John Solow, an economist at the University of Iowa, recently published the Iowa Creativity Index, which studies the correlation between creativity and economic growth in Iowa’s 99 counties. Solow’s work is actually based on that of another economist, Richard Florida, who has spent a lot of time thinking about what he calls the “creative class.” I wasn’t familiar with the term, so I dug up Florida’s 2002 essay, “The Rise of the Creative Class.”
Florida never quite defines his “creative class,” but he describes it as “a fast-growing, highly educated, and well-paid segment of the workforce on whose efforts corporate profits and economic growth increasingly depend.” As examples, he points to scientists, engineers, university professors, poets, novelists, artists, entertainers, actors, designers, architects, nonfiction writers, editors, cultural figures, think-tank researchers, and analysts.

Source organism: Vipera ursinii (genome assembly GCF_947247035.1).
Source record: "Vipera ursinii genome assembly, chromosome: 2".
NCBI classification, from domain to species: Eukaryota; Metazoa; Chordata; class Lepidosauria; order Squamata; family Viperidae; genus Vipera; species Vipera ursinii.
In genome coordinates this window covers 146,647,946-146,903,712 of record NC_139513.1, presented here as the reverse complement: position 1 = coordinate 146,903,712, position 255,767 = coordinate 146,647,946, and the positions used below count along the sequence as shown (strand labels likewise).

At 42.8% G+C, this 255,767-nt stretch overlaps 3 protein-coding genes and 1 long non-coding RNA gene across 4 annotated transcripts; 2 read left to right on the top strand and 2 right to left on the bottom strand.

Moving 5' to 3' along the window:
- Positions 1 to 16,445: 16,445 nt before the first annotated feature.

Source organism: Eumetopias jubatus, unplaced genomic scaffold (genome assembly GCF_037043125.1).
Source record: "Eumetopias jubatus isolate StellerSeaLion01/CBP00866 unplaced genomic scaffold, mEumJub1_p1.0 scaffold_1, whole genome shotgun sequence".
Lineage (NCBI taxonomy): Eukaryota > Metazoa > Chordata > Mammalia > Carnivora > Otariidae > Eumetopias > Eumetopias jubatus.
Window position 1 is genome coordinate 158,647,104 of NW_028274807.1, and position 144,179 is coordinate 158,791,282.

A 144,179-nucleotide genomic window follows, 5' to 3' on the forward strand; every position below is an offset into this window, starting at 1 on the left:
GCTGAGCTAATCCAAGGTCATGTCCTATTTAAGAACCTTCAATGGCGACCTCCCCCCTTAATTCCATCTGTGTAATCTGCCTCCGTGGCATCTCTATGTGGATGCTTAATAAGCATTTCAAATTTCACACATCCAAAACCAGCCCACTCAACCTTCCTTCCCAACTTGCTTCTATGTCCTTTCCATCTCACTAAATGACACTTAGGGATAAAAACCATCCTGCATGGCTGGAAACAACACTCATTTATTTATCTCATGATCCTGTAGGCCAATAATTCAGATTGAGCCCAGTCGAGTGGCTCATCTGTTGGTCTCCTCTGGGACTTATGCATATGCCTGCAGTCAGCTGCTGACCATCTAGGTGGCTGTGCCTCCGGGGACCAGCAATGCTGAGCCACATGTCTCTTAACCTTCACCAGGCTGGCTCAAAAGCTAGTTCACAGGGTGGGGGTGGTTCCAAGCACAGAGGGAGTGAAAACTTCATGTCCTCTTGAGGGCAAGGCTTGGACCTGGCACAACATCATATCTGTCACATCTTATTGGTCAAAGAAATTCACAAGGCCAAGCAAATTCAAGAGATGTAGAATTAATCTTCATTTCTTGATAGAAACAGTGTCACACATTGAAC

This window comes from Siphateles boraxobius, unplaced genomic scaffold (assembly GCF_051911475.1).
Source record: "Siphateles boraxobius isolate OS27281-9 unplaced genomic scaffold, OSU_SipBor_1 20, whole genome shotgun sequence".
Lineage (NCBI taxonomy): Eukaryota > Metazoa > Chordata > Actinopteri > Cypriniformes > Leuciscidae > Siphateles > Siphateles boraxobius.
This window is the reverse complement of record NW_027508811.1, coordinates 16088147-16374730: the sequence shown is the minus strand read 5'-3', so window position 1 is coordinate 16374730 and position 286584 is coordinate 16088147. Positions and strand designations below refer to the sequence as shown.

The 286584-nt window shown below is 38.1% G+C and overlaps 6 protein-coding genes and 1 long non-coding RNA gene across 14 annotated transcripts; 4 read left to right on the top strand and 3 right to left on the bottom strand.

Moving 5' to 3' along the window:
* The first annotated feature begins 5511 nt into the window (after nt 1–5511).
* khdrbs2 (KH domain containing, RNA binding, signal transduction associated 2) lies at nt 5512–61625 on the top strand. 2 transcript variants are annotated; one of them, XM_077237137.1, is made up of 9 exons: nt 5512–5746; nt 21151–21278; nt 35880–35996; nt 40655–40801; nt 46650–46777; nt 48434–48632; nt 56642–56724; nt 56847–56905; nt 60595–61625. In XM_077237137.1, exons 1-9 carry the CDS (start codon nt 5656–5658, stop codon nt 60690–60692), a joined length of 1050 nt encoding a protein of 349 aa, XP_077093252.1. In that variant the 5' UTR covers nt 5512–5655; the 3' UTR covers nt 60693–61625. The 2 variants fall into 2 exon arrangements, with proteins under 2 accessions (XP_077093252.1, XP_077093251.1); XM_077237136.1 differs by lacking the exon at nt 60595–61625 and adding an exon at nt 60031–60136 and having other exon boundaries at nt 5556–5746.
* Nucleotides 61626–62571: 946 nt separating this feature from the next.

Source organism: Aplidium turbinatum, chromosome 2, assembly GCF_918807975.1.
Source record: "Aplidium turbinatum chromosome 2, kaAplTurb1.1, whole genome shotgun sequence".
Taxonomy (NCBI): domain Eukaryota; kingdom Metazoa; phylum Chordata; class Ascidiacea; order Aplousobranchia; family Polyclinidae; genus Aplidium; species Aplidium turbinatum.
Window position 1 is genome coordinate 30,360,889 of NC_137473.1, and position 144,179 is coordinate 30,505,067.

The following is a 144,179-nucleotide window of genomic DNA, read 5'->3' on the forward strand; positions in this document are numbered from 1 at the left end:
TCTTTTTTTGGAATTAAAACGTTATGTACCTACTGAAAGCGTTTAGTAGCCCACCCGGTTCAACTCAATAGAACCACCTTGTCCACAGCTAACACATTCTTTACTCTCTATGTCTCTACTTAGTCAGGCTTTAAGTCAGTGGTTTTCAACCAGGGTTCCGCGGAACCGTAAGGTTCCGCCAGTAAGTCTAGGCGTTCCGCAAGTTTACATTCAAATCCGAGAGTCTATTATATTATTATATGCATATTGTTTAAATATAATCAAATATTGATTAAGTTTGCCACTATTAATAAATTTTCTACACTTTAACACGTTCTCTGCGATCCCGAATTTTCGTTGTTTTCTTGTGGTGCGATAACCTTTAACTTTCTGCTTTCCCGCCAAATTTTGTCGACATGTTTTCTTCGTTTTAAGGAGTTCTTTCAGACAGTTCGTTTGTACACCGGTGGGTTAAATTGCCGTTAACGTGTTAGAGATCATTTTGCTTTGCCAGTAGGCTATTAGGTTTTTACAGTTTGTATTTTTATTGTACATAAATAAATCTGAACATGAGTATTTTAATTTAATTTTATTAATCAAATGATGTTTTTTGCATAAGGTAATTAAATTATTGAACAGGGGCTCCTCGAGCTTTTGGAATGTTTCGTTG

The central thesis consists of two points:
(1) The creative class is good for economic growth.
(2) Economic growth is concentrated in hip, urban places that attract the creative class, like San Francisco, Boston, and Seattle.
I don’t disagree with any particular point, but I can’t help but feel that “creative class” is something of a misnomer. In my mind, creative means innovative, but Florida means something altogether different. He uses creative in the sense of creating something.
Etymologically speaking, he’s certainly not wrong. But steelworkers create steel, and baristas create tasty coffee beverages. Are they any less creative (in Florida’s sense of the word) than professors and engineers?
Had Florida used the phrase “knowledge workers” or “college graduates,” I wouldn’t have blinked. But this research has more to do with economics, education, human capital, and social mobility than with creativity.